Mommy math goes something like this: (Stick with me. Word problems are wicked fun.)
Question 1: Five appointments need to be made. There is one person making these appointments and one week in which to do it. How many hours are spent trying to find a pen, some scrap paper, and the phone?
Did you get it? Awesome. Here’s another one. This time it’s a multiple choice:
Question 2: There are seven days in one week. Three weeks have gone by. How many days is that? (Oh, you’re good.) Fifteen more appointments need to be made, including the five that were not made three weeks ago. Where is the person who was supposed to make these appointments?
A) Helping someone else find his shoes
B) Blowing someone else’s nose
C) Answering work emails
D) Rocking in a corner
E) All of the above
When answering a multiple choice question, it is a fallacy that, should you not know the answer, choose C. What you should do, in a case like this especially, is back away slowly. You never know when someone might spring from a corner.
I’m a wee bit overwhelmed at the moment. And not very good at math.
I’m thinking of buying workout clothes. Like those running tights or trendy exercise tops or something. Because when I’m out walking in “regular” clothes, jeans and a fleece for example, I get the strangest looks.
I smile at people. Some don’t smile back. Some hesitantly half-smile—like they’ve just remembered their manners. They appraise me head to toe. (I’m not that interesting to look at.) I’m clearly offending them in some way by wearing everyday clothing. Like I’m mocking their exercise routine. Or maybe they’re simply confused. Their looks seem to say:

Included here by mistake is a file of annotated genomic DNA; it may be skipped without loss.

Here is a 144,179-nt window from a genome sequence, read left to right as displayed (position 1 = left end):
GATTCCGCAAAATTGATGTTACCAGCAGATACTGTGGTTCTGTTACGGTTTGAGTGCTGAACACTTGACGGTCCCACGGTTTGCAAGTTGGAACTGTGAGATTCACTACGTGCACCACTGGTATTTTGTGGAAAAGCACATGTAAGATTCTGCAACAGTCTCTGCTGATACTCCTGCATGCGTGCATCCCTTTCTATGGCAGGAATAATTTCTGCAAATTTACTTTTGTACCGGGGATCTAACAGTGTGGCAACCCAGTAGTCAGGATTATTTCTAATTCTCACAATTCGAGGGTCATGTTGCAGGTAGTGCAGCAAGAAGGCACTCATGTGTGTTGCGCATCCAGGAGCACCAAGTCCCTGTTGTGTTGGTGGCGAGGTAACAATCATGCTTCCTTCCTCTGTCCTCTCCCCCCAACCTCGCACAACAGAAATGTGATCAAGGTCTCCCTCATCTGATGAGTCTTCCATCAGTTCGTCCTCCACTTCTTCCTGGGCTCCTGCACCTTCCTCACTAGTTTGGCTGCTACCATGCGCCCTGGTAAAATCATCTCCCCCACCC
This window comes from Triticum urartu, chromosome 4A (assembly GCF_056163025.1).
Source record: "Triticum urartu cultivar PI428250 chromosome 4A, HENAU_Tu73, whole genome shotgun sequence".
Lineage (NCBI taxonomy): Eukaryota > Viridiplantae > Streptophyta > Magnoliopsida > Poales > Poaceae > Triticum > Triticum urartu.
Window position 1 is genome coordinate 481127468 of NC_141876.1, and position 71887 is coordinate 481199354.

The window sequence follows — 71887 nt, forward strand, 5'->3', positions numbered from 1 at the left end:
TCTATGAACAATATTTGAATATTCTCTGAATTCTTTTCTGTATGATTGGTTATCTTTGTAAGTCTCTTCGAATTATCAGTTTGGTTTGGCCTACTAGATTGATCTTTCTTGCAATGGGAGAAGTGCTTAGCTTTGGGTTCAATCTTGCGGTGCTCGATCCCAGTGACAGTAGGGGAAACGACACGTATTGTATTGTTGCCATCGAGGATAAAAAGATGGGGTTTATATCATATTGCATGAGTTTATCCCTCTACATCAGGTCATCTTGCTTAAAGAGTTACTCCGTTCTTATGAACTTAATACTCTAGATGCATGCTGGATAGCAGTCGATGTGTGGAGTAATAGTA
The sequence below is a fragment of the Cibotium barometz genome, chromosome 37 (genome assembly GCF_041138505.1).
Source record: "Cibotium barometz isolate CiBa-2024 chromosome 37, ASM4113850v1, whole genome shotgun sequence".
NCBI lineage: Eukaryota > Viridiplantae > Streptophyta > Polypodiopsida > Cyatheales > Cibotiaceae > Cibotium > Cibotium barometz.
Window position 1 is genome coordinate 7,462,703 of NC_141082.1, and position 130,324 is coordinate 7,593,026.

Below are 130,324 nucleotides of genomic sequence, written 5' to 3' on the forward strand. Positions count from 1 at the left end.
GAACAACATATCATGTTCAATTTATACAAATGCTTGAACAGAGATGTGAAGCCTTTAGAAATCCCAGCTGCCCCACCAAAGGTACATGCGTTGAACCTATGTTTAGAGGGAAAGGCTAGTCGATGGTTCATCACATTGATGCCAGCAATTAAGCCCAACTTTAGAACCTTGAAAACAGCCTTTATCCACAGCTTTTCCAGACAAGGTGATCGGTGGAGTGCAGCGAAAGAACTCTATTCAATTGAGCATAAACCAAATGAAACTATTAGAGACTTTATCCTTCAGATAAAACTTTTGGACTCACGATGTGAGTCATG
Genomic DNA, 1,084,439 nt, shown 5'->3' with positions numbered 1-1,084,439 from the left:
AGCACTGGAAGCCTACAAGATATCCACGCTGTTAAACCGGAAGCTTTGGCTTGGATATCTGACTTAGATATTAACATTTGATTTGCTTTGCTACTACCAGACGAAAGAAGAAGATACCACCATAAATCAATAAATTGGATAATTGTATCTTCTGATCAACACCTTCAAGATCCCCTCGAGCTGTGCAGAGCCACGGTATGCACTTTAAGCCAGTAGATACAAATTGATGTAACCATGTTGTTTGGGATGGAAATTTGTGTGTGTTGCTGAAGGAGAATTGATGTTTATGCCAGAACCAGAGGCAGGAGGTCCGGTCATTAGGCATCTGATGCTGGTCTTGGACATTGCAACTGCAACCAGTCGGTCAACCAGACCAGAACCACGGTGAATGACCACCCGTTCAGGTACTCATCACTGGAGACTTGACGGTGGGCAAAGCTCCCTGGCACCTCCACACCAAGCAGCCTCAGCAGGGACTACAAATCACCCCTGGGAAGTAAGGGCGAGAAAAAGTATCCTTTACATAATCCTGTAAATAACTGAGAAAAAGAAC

What the hell are you doing?
Did your car break down?
If I’m in jeans, I can’t possibly be exercising. And, apparently, simply going for a walk to enjoy the outdoors or get some fresh air is unfathomable. I don’t even wear sneakers, usually, so let’s call this walk what it is: a stroll. What the frick is wrong with strolling? It stills my whirring mind and grounds me. Plus, sun shining through pine trees is pretty.
Hey, ladies in the matching jogging suits…stop and smell the pinecones.
What’s the deal?
Forget dinosaurs and dodo birds, we’ll be saying “It’s gone the way of the walk” sometime soon.
I feel like a film director. I’m no Steven Spielberg but I am a parent. I direct stuff.
Too often, with my 10-yr-old, I’m shouting in my head, “And…action!”
Translated: This would be a good time to give me that glittery rock you found at school. I can actually appreciate it now. Because I’m not elbow-deep in soapy water washing dishes like I was when you first tried to hand me the stone.
Then, there’s my shrill silent-screaming of, “And…cut!”
Translated: This would be a good time to stop talking. You’ve given me something and that is a gift in itself. Please don’t utter another word about it. Because I’d love to not hear that you were going to keep the rock but it’s chipped on the bottom so you don’t want it.
My son needs to embrace that charming little saying about closed mouths not gathering any feet.
That title doesn’t have a ring to it, does it? You know what I mean. Something like “Reflections On Turning 40”.
There is a difference between being 40 and being 41. Do you know what it is?
“Ooh! Pick me!”
“Okay, you in the corner.”
Last year, I wrote a post about turning forty (Over the Hill or 40 is the new 20). Although I complained a lot a bit in that post, I got used to being 40 pretty quickly. Much faster than I thought I would. It was fun to tell people I was forty.
And an ego boost to boot.
“You’re forty?! You don’t look forty.” They’d say “forty” like it was something they’d stepped in and wanted to wipe off their shoe. Apparently, 40 is not the new 20. But I took those as compliments anyway.
Now, though, I have to say that I’m forty-one. People have lost that I-smell-something-bad look but it’s been replaced with pity. Pity. Holy crap, really? Once you have to add a number (any number) after “forty”, it’s officially a pitiful thing.
You can’t say “I’m forty” you are now saying “I’m in my forties.” BIG difference.